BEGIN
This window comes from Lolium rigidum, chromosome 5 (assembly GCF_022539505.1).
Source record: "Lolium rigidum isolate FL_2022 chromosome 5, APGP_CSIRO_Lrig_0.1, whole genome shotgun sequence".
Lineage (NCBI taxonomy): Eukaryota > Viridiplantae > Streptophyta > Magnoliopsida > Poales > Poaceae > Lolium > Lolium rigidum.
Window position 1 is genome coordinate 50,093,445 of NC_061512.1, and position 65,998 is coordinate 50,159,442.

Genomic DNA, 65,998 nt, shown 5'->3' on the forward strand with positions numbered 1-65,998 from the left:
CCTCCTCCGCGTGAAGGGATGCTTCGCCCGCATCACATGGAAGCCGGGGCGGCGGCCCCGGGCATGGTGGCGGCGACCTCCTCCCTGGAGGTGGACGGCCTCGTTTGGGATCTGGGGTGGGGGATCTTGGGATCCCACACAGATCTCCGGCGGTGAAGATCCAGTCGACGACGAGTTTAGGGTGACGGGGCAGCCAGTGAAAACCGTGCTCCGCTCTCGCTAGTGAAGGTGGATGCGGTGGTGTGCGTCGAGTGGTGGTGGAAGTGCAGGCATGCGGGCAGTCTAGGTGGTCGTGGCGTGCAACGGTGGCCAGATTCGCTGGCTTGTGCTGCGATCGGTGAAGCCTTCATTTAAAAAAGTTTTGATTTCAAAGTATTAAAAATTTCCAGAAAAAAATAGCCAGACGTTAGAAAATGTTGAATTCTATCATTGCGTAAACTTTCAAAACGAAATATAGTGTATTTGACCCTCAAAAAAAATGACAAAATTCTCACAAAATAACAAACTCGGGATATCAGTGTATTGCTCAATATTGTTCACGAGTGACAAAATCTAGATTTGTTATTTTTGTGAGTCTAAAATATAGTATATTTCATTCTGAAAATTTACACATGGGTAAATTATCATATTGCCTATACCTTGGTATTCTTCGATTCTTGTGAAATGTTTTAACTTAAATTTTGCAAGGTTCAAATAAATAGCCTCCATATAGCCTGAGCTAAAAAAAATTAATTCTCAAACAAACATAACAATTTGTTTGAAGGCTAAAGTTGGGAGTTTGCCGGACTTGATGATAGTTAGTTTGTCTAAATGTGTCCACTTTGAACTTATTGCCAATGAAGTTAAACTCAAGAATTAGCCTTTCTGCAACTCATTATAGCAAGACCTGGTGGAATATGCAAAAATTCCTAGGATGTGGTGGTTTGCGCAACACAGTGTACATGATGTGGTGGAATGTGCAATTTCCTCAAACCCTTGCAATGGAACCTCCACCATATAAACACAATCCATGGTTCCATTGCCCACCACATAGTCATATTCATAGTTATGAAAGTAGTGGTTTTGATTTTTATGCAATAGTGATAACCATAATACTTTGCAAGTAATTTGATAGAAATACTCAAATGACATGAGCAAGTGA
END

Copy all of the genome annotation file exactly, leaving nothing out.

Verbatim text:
This window comes from Lolium rigidum, chromosome 5 (assembly GCF_022539505.1).
Source record: "Lolium rigidum isolate FL_2022 chromosome 5, APGP_CSIRO_Lrig_0.1, whole genome shotgun sequence".
Lineage (NCBI taxonomy): Eukaryota > Viridiplantae > Streptophyta > Magnoliopsida > Poales > Poaceae > Lolium > Lolium rigidum.
Window position 1 is genome coordinate 50,093,445 of NC_061512.1, and position 65,998 is coordinate 50,159,442.

Genomic DNA, 65,998 nt, shown 5'->3' on the forward strand with positions numbered 1-65,998 from the left:
CCTCCTCCGCGTGAAGGGATGCTTCGCCCGCATCACATGGAAGCCGGGGCGGCGGCCCCGGGCATGGTGGCGGCGACCTCCTCCCTGGAGGTGGACGGCCTCGTTTGGGATCTGGGGTGGGGGATCTTGGGATCCCACACAGATCTCCGGCGGTGAAGATCCAGTCGACGACGAGTTTAGGGTGACGGGGCAGCCAGTGAAAACCGTGCTCCGCTCTCGCTAGTGAAGGTGGATGCGGTGGTGTGCGTCGAGTGGTGGTGGAAGTGCAGGCATGCGGGCAGTCTAGGTGGTCGTGGCGTGCAACGGTGGCCAGATTCGCTGGCTTGTGCTGCGATCGGTGAAGCCTTCATTTAAAAAAGTTTTGATTTCAAAGTATTAAAAATTTCCAGAAAAAAATAGCCAGACGTTAGAAAATGTTGAATTCTATCATTGCGTAAACTTTCAAAACGAAATATAGTGTATTTGACCCTCAAAAAAAATGACAAAATTCTCACAAAATAACAAACTCGGGATATCAGTGTATTGCTCAATATTGTTCACGAGTGACAAAATCTAGATTTGTTATTTTTGTGAGTCTAAAATATAGTATATTTCATTCTGAAAATTTACACATGGGTAAATTATCATATTGCCTATACCTTGGTATTCTTCGATTCTTGTGAAATGTTTTAACTTAAATTTTGCAAGGTTCAAATAAATAGCCTCCATATAGCCTGAGCTAAAAAAAATTAATTCTCAAACAAACATAACAATTTGTTTGAAGGCTAAAGTTGGGAGTTTGCCGGACTTGATGATAGTTAGTTTGTCTAAATGTGTCCACTTTGAACTTATTGCCAATGAAGTTAAACTCAAGAATTAGCCTTTCTGCAACTCATTATAGCAAGACCTGGTGGAATATGCAAAAATTCCTAGGATGTGGTGGTTTGCGCAACACAGTGTACATGATGTGGTGGAATGTGCAATTTCCTCAAACCCTTGCAATGGAACCTCCACCATATAAACACAATCCATGGTTCCATTGCCCACCACATAGTCATATTCATAGTTATGAAAGTAGTGGTTTTGATTTTTATGCAATAGTGATAACCATAATACTTTGCAAGTAATTTGATAGAAATACTCAAATGACATGAGCAAGTGA